Mark Melancon’s team clinched the division

MLB: San Francisco Giants at Atlanta Braves Brett Davis-USA TODAY Sports

The Braves clinched their second NL East title in a row. Get used to it, folks.

There was a brief time in my life where the Atlanta Braves didn’t win the NL East every year, but that time is over now. For the second year in a row, the Braves have clinched their division, and they did it with two guys they have locked up on the cheap for the next decade. With all the money they’re saving on Ronald Acuña Jr. and Ozzie Albies, you know they’re going to fill out their roster with ringers and go on another stretch where they make the playoffs every year for at least the next 10.. If Josh Donaldson isn’t manning third next year, it will be Anthony Rendon. Mikes Foltynewicz and Soroka will be joined by Gerrit Cole. No one will be safe.

At least the Braves will be somewhat benevolent overlords. The Braves could have had Mark Melancon out to pitch the ninth and clinch the division against his former team, but no, they went with Josh Tomlin instead. I suppose the Braves value resting their closer before the playoffs more than being extremely petty.

While I’m glad we were spared from watching Melancon get mobbed by his teammates, I’m happy that he’s going to the postseason. I am a little anxious about watching him try to close games against the Dodgers in the NLCS.


After three games against the Red Sox, a team that has played six nine-inning, four-hour games, tonight’s game was a welcome change. This game only took 2 hours and 21 minutes. The Giants and Braves could have played this game twice in the time it took to play Tuesday night’s game, and they still would have had an hour to spare. Tyler Beede made quick work of anyone not named Ozzie Albies or Ronald Acuña Jr. and Mike Foltynewicz couldn’t be trifled with the Giants offense.

Beede’s final line looks pretty ugly, but almost all of the damage against him was done by Ronald Acuña Jr. and Ozzie Albies. Beede didn’t have a lot of trouble with the rest of the Braves lineup. Sure, he got a little lucky with where the other Braves hit their balls, and Kevin Pillar and Brandon Crawford made two excellent defensive plays behind him. But he got a lot of quick outs and made some good pitches. He even made Josh Donaldson look absolutely silly on a changeup in the dirt. Part of the way through his swing, Donaldson realized he had no chance of making contact so he simply hucked his bat at the ball. Unlike Javier Báez or Vladimir Guerrero before him, Donaldson did not make contact.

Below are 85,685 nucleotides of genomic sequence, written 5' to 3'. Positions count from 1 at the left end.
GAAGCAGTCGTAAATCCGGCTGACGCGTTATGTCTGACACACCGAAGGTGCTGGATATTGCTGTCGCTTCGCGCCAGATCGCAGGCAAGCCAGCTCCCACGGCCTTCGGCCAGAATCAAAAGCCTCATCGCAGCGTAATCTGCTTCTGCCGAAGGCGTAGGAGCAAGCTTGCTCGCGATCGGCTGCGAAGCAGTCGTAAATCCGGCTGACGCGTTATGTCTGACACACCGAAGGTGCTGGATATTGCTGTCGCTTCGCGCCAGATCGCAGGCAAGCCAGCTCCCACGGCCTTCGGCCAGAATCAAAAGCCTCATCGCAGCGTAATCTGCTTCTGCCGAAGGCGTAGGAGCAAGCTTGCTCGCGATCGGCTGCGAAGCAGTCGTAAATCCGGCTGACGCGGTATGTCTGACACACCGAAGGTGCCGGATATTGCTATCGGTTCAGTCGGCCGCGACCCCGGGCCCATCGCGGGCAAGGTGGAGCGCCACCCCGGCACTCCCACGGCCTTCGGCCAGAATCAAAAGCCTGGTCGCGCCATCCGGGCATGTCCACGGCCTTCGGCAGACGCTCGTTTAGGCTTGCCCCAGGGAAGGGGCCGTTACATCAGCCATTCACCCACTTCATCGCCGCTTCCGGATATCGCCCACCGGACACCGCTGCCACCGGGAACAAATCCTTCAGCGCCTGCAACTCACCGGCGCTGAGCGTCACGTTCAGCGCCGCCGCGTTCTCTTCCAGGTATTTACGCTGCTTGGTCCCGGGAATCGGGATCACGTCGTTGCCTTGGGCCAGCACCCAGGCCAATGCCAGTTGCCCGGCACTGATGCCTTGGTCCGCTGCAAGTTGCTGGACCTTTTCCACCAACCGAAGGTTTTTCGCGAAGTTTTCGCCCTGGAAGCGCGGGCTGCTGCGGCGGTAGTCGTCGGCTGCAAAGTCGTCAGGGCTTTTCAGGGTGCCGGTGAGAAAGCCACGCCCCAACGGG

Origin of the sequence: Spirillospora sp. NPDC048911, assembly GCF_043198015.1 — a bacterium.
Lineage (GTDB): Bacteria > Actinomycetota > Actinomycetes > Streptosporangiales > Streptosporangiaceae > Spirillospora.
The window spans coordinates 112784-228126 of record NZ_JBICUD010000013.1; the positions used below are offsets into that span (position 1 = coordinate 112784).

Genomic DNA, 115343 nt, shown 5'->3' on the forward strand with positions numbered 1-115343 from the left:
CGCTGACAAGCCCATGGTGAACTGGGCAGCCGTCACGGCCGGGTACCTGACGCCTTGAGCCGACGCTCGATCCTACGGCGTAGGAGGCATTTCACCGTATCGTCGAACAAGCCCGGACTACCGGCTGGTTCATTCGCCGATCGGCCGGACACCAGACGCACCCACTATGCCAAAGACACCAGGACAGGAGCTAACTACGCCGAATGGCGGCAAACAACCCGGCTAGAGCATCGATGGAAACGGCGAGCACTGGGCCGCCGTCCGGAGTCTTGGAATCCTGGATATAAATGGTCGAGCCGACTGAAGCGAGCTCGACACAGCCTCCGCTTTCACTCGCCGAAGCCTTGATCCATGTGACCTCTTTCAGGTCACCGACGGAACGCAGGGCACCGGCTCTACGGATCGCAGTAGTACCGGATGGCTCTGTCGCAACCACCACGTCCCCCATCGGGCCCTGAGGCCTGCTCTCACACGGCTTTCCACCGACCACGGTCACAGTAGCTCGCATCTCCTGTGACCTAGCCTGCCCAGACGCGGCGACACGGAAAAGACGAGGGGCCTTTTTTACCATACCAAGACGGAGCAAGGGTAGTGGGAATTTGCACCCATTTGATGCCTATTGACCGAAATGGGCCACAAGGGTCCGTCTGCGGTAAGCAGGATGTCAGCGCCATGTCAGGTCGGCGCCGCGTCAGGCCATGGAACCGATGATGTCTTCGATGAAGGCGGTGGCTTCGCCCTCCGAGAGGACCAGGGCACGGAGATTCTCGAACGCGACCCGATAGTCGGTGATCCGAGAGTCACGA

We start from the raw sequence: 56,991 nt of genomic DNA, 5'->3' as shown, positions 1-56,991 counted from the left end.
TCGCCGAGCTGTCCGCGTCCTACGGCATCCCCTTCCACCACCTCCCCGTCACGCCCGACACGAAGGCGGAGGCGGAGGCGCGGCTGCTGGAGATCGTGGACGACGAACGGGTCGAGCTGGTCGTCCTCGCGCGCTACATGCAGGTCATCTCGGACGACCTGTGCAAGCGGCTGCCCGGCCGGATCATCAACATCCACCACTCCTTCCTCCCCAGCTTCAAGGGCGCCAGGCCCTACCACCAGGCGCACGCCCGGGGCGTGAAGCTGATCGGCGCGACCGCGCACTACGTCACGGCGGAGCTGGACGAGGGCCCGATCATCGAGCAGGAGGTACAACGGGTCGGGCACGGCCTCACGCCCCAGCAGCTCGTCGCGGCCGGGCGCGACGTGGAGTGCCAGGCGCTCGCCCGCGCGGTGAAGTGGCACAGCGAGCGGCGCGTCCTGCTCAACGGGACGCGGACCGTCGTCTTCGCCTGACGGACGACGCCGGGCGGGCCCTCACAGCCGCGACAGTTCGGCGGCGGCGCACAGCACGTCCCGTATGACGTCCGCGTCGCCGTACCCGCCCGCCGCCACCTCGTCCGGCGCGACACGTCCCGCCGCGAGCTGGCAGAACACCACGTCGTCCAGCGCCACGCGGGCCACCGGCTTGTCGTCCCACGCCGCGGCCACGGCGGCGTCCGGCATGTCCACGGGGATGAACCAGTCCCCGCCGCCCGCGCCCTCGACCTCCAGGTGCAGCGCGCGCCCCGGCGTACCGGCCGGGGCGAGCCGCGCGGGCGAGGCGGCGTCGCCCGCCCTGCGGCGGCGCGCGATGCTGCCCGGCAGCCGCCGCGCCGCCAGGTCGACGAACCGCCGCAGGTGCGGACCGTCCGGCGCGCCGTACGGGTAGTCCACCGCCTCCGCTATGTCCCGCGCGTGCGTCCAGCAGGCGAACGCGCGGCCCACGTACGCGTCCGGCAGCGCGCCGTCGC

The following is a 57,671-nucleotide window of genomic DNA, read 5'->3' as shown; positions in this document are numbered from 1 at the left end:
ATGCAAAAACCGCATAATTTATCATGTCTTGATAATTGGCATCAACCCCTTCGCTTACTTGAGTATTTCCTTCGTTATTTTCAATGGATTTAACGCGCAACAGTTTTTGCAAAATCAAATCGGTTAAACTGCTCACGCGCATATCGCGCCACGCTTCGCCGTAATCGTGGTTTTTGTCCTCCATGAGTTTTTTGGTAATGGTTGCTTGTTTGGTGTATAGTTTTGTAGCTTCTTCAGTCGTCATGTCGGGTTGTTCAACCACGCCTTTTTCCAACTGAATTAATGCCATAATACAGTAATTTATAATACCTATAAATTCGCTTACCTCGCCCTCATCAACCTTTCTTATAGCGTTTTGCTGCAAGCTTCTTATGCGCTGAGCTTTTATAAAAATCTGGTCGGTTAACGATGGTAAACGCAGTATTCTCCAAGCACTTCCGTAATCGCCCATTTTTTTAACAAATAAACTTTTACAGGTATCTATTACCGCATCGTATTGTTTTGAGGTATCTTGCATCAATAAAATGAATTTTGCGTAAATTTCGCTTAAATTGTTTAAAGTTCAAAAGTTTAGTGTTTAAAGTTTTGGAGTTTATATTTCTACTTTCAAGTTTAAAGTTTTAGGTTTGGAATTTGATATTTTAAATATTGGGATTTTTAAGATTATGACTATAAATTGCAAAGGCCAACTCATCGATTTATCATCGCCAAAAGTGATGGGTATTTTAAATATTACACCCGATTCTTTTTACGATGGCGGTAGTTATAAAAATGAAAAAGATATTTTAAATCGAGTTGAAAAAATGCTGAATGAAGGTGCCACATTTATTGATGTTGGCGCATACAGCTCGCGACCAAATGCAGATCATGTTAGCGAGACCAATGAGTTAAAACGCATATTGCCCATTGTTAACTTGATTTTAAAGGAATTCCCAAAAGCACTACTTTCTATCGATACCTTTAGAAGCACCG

Against Beede, the three through nine hitters were 3-for-19 with a home run and a walk. Albies and Acuña were 4-for-5 with a double, a homer, and a walk. Acuña took a first pitch curveball from Beede and took it to the opposite field.

If the Braves only faced the Giants for the rest of the year, Acuña certainly wouldn’t join the 40/40 club. With all the dingers and doubles he’d hit, he wouldn’t have enough opportunities to steal the three bases he needs. I suppose he could try to steal third, but his buddy Albies would just knock him in before he got a chance to take off.

The Giants had just as many answers for Mike Foltynewicz as they did for Acuña. It’s impossible to be mad at the offense. What were they supposed to do? Just look at this sequence to Stephen Vogt.

The only time McCann ever had to move his glove was when Folty’s slider broke the laws of physics.

Just as Beede couldn’t contain the Braves’ leadoff hitter, Foltynewicz couldn’t contain the Giants’. Mike Yastrzemski had three hits against Foltynewicz including a double. Maybe if the Giants could have built the entire lineup out of Yastrzemski, they could have stood a chance.

That Mike Foltynewicz didn’t throw a complete game shutout is a moral victory. It’s also an indication of just how hard it is to throw one in 2019. The only way that Foltynewicz went out for the ninth is if he was under 90 pitches especially when the Braves need him for the postseason much more than they need him to get three outs against the Giants.

The non-Yastrzemskis may not have done anything interesting on offense, but Pillar and Crawford made those two plays to bail out Beede. Pillar laid out for a ball in left center that was probably hit closer to Alex Dickerson than it was to Pillar.

Pillar would later be taken out of the game which was unusual. Pillar almost never misses an inning, so it’s only natural to assume that he tweaked something, but he was just double switched to get Jaylin Davis in the game. It’s a good thing that Pillar isn’t hurt because he is currently in the midst of a two-game walk streak. If he extends that streak to three, it will be his longest since April 23-25 of 2017. If he can somehow make it to four games with a walk, it would be the longest streak of his career.

The odds are against him doing that. Pillar has only walked in 2.8 percent of his plate appearances this year. Somehow, Tim Anderson has him beat at 2.5 percent.

The Crawford defensive highlights have been scarcer than they have been in years past, but when they happen, they’re still just as good. Crawford reprised his catch at the Oakland Coliseum from last season with another catch in foul territory.

Crawford may not be very fast, but he still has excellent instincts and sure hands. That slide says he knew exactly how much space he had before he ran into the fence and where exactly the ball would land. Hopefully, Crawford can create a few more highlights before the season’s end. We’ll need them to keep warm in the long winter to come.